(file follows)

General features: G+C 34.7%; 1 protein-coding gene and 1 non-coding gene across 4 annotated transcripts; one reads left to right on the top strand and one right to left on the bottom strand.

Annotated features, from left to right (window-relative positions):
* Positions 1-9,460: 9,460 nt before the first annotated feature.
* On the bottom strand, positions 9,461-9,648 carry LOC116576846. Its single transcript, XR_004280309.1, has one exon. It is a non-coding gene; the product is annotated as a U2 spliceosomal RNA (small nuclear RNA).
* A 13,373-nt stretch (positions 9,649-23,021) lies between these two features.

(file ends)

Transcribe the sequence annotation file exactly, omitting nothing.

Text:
General features: G+C 34.7%; 1 protein-coding gene and 1 non-coding gene across 4 annotated transcripts; one reads left to right on the top strand and one right to left on the bottom strand.

Annotated features, from left to right (window-relative positions):
* Positions 1-9,460: 9,460 nt before the first annotated feature.
* On the bottom strand, positions 9,461-9,648 carry LOC116576846. Its single transcript, XR_004280309.1, has one exon. It is a non-coding gene; the product is annotated as a U2 spliceosomal RNA (small nuclear RNA).
* A 13,373-nt stretch (positions 9,649-23,021) lies between these two features.